Jerry Nelson’s death isn’t like Jim Henson’s or Richard Hunt’s, because Jerry Nelson lived a long and full life. He was faced with an impossible legacy to carry on…and yet he carried it on anyway. (That’s another kind of magic.) I’m not sad because an old man has laid down to rest, but simply that one of the last threads connecting me to my childhood, to my early sense of wonder, to three distinct and safe places I was always allowed to visit when I needed an escape, has disappeared.

Up to the very end Jerry was an enormously talented man. He may not have had a Kermit or a Fozzie or a Gonzo or a Scooter…but he had a Gobo. And a Robin. And a Count von Count. And a blue businessman destined always to be disappointed by Grover. He had characters that could fill out these worlds, and make them more real. Everybody who worked on those shows did me — and countless other children, and adults — a service for which they can sincerely never be repaid.

The fact that my sadness at the passing of Jerry Nelson leads me to think about the larger universes Henson created isn’t meant to be a slight at Jerry…but rather a loving acknowledgement of what larger, unforgettable, culture-defining things he helped bring to life.

There’s no shame in being remembered as part of a team. And there’s probably no team more impressive to have been a part of.

Thank you Jerry. Sincerely, thank you.

So ends my week of cleaning out the Netflix queue…and what a way to go. Dogtooth is a genre hybrid, a coming-of-age tale crossed with lingering, shivering horror. It’s a story told between extremes…one where we don’t know the beginning or the end, but whose middle is open to us and lets us know that its beginning and end are being withheld as an act of mercy.

The film is a relentless hour and a half of Hell. A family is held on some remote estate by its patriarch, who keeps his children in a state of fear so constant and extreme that they dare not set foot off their lawn for fear of being killed by creatures unknown.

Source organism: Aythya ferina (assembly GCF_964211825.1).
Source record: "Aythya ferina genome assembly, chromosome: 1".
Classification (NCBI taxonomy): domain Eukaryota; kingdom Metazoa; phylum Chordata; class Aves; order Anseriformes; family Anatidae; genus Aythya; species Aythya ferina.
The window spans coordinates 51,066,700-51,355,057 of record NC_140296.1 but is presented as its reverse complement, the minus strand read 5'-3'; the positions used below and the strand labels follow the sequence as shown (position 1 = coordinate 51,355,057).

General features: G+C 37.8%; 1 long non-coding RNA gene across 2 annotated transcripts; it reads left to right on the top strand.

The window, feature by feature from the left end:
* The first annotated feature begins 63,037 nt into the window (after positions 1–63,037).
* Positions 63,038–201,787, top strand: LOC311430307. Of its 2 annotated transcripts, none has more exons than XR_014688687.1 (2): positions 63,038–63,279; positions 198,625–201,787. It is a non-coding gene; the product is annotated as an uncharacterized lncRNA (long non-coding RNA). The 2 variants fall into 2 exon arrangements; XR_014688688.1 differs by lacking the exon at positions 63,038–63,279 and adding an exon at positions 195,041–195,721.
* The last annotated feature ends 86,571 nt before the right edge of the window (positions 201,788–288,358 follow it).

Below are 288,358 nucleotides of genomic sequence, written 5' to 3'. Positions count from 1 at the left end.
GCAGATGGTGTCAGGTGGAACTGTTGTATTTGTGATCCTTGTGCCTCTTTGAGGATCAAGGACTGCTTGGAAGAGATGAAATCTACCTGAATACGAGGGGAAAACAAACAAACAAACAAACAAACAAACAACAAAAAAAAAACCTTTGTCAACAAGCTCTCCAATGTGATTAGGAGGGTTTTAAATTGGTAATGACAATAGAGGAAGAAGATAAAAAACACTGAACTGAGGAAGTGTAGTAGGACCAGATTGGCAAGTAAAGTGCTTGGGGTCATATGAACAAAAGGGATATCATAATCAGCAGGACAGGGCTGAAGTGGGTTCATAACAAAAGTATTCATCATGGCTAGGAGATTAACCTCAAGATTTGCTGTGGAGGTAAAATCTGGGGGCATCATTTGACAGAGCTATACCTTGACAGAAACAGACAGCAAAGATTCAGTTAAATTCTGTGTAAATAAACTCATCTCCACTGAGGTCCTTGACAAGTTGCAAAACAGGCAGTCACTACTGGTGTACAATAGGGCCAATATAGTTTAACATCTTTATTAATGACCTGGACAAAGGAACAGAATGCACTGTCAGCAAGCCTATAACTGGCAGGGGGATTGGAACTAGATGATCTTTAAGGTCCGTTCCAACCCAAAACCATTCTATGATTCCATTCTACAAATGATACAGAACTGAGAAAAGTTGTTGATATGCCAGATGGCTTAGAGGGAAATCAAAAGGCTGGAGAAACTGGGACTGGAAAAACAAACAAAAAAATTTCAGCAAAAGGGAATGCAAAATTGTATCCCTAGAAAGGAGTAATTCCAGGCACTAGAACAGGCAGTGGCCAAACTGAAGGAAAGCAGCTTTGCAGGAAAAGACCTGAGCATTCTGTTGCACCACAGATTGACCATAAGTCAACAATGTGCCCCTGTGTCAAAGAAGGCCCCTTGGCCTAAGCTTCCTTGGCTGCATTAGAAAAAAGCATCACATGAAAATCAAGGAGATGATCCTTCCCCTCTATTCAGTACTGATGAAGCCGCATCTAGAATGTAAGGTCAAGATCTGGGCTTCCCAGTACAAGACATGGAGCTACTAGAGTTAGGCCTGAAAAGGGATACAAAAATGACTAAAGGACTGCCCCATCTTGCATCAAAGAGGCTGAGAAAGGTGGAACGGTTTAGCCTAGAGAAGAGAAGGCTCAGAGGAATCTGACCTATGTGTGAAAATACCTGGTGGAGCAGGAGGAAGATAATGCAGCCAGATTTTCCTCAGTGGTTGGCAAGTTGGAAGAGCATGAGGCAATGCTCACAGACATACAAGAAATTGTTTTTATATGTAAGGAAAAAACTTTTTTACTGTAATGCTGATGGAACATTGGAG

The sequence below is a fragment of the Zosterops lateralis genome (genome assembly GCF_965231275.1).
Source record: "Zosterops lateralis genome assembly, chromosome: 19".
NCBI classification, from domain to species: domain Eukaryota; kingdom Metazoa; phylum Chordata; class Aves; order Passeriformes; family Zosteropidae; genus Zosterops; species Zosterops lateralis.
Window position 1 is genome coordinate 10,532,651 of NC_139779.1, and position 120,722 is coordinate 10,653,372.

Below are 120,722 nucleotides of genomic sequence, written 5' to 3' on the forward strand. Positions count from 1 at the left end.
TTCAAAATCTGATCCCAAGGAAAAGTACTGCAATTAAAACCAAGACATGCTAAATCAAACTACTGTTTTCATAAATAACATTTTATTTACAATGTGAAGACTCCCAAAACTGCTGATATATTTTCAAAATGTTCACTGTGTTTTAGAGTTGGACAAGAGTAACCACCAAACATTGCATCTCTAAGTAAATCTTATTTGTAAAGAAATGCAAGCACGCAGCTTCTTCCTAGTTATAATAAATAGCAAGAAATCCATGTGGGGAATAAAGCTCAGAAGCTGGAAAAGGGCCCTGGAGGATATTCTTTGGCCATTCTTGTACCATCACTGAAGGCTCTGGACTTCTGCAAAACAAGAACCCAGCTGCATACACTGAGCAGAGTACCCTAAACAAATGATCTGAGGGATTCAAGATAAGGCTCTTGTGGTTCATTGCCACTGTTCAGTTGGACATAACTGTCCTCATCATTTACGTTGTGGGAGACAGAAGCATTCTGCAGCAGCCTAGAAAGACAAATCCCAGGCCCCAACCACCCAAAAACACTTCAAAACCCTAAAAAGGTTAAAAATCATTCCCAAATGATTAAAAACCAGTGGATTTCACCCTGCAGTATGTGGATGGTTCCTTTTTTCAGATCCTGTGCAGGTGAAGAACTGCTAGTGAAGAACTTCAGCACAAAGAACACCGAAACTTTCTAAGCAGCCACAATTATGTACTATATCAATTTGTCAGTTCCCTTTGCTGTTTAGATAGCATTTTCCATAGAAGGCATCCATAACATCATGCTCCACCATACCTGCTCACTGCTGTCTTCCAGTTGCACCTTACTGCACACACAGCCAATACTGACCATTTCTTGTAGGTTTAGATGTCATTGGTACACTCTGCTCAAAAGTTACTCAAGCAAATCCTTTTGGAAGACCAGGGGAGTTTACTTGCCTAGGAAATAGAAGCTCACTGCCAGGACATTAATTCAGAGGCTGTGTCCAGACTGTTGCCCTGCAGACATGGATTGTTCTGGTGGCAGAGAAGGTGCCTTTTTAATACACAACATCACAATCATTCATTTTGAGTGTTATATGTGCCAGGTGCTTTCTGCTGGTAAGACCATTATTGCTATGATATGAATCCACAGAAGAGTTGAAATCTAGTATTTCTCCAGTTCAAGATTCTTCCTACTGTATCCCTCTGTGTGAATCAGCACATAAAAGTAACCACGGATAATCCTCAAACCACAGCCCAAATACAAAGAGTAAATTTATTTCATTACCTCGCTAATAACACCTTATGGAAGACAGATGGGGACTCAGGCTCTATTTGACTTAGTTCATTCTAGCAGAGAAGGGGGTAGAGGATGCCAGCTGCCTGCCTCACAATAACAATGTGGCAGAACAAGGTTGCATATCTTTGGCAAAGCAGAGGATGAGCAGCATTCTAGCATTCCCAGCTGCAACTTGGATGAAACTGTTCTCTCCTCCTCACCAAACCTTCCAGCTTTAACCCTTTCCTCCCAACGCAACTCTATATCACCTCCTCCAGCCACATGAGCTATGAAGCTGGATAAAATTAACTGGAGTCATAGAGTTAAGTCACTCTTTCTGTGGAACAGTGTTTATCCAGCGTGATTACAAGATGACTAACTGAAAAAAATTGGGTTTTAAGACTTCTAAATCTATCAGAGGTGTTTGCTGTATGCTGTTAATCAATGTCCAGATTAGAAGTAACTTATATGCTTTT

Their mother is complicit in this scheme, though it’s unclear why. She has knowledge of the outside world the likes of which her children will never know, but agrees with her husband that it’s best to keep the children confused, ignorant, and in abstract terror at all times.

They feed their children misinformation to keep from developing as human beings. This ranges from lying about the simple definitions of words to larger, more loaded deceptions…such as when the father comes home covered in blood to report that their nbever-seen brother has been killed by dangerous creatures because he disobeyed orders. The children are forced to deliver eulogies for this boy who never existed, and learn — as far as their father is concerned — a valuable lesson in the process.

We encounter this cruel and unexplained social experiment at the very point that it begins to fray. The children begin to behave monstrously toward each other, lashing out with knives during minor disputes. The son spies a stray cat on the family’s property, and guts it with hedge trimmers in case it’s one of the dangerous creatures they’ve been warned about. And a woman who is brought to the home to service the son sexually inadvertently triggers something in t leads the children to explore their own sexuality with each other.

It’s unflinching and difficult to watch. The camera has a habit of lingering long after we’d wished it would turn away, but that’s an important part of the experience. Great films know what to leave to the audience’s imagination, but Dogtooth knows that these things cannot be left to the imagination. That, in this specific case, the imagined horrors can never live up to the reality. And so you see every last terrible thing.

There’s very little story to Dogtooth, but it’s a powerful and cohesive experience, one which raises a wealth of questions about parenting, about childhood, about family, about society, about truth, about perception, about relativity, about love, about responsibility, about identity, and about knowledge.

It answers none of those questions. In fact, that might be one of the film’s themes as well: questions are deflected, deferred, or answered with a deliberate lie. Like the nameless patriarch of the anonymous family, Dogtooth doesn’t want to give us answers. Unlike the patriarch, it can’t stop us from discovering them on our own.

Next up: Nothing. The series is over. My regular schedule of not posting anything ever shall now be resumed.

This is one I’ve been wanting to see for a while, and I definitely enjoyed it. Vincent Price is predictably fantastic as the titular Last Man, and it’s a delight watching him simply go about his day. Radioing for help, seeking out fresh garlic for the front door, clearing corpses from his yard and dumping them into a pit…post-apocalyptic New York is a lonely place, and Vincent Price has been trapped there, alone, for three years.